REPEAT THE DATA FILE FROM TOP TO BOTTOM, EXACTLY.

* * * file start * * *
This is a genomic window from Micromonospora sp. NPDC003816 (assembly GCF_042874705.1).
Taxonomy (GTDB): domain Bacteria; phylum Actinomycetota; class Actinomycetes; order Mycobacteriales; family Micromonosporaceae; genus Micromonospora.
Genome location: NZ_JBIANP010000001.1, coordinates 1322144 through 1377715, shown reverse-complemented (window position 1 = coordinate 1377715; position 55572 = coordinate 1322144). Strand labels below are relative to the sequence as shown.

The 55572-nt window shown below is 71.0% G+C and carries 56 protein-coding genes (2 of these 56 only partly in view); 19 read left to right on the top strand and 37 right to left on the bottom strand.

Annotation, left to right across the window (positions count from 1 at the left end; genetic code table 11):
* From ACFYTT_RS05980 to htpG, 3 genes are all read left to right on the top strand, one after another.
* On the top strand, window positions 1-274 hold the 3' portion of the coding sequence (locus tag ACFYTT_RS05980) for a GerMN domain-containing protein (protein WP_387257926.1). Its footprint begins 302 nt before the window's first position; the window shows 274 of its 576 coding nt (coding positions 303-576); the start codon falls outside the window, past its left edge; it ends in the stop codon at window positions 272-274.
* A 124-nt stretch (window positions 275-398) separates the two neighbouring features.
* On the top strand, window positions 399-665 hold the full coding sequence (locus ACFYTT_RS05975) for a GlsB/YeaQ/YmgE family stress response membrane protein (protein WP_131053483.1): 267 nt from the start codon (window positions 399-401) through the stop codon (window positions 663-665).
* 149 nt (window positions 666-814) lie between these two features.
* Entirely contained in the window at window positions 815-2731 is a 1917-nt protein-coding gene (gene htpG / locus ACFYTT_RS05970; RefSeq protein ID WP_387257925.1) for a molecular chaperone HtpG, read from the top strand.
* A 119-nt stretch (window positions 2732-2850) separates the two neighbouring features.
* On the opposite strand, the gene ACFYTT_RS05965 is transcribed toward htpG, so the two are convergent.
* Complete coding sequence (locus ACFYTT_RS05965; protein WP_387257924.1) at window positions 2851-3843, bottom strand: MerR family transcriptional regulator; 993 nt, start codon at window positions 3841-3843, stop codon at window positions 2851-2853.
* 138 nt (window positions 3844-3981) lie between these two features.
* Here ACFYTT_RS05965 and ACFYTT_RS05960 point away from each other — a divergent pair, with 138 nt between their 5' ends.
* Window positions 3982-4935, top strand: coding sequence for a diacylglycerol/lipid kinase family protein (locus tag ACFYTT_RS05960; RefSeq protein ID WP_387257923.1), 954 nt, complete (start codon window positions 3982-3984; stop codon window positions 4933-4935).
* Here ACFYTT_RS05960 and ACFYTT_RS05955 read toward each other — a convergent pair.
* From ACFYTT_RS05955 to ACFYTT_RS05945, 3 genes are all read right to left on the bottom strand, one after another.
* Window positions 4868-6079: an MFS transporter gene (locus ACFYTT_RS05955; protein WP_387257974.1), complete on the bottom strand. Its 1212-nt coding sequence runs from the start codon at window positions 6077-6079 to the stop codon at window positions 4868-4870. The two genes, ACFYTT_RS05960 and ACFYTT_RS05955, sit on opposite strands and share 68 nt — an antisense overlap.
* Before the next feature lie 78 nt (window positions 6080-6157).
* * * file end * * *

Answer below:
This is a genomic window from Micromonospora sp. NPDC003816 (assembly GCF_042874705.1).
Taxonomy (GTDB): domain Bacteria; phylum Actinomycetota; class Actinomycetes; order Mycobacteriales; family Micromonosporaceae; genus Micromonospora.
Genome location: NZ_JBIANP010000001.1, coordinates 1322144 through 1377715, shown reverse-complemented (window position 1 = coordinate 1377715; position 55572 = coordinate 1322144). Strand labels below are relative to the sequence as shown.

The 55572-nt window shown below is 71.0% G+C and carries 56 protein-coding genes (2 of these 56 only partly in view); 19 read left to right on the top strand and 37 right to left on the bottom strand.

Annotation, left to right across the window (positions count from 1 at the left end; genetic code table 11):
* From ACFYTT_RS05980 to htpG, 3 genes are all read left to right on the top strand, one after another.
* On the top strand, window positions 1-274 hold the 3' portion of the coding sequence (locus tag ACFYTT_RS05980) for a GerMN domain-containing protein (protein WP_387257926.1). Its footprint begins 302 nt before the window's first position; the window shows 274 of its 576 coding nt (coding positions 303-576); the start codon falls outside the window, past its left edge; it ends in the stop codon at window positions 272-274.
* A 124-nt stretch (window positions 275-398) separates the two neighbouring features.
* On the top strand, window positions 399-665 hold the full coding sequence (locus ACFYTT_RS05975) for a GlsB/YeaQ/YmgE family stress response membrane protein (protein WP_131053483.1): 267 nt from the start codon (window positions 399-401) through the stop codon (window positions 663-665).
* 149 nt (window positions 666-814) lie between these two features.
* Entirely contained in the window at window positions 815-2731 is a 1917-nt protein-coding gene (gene htpG / locus ACFYTT_RS05970; RefSeq protein ID WP_387257925.1) for a molecular chaperone HtpG, read from the top strand.
* A 119-nt stretch (window positions 2732-2850) separates the two neighbouring features.
* On the opposite strand, the gene ACFYTT_RS05965 is transcribed toward htpG, so the two are convergent.
* Complete coding sequence (locus ACFYTT_RS05965; protein WP_387257924.1) at window positions 2851-3843, bottom strand: MerR family transcriptional regulator; 993 nt, start codon at window positions 3841-3843, stop codon at window positions 2851-2853.
* 138 nt (window positions 3844-3981) lie between these two features.
* Here ACFYTT_RS05965 and ACFYTT_RS05960 point away from each other — a divergent pair, with 138 nt between their 5' ends.
* Window positions 3982-4935, top strand: coding sequence for a diacylglycerol/lipid kinase family protein (locus tag ACFYTT_RS05960; RefSeq protein ID WP_387257923.1), 954 nt, complete (start codon window positions 3982-3984; stop codon window positions 4933-4935).
* Here ACFYTT_RS05960 and ACFYTT_RS05955 read toward each other — a convergent pair.
* From ACFYTT_RS05955 to ACFYTT_RS05945, 3 genes are all read right to left on the bottom strand, one after another.
* Window positions 4868-6079: an MFS transporter gene (locus ACFYTT_RS05955; protein WP_387257974.1), complete on the bottom strand. Its 1212-nt coding sequence runs from the start codon at window positions 6077-6079 to the stop codon at window positions 4868-4870. The two genes, ACFYTT_RS05960 and ACFYTT_RS05955, sit on opposite strands and share 68 nt — an antisense overlap.
* Before the next feature lie 78 nt (window positions 6080-6157).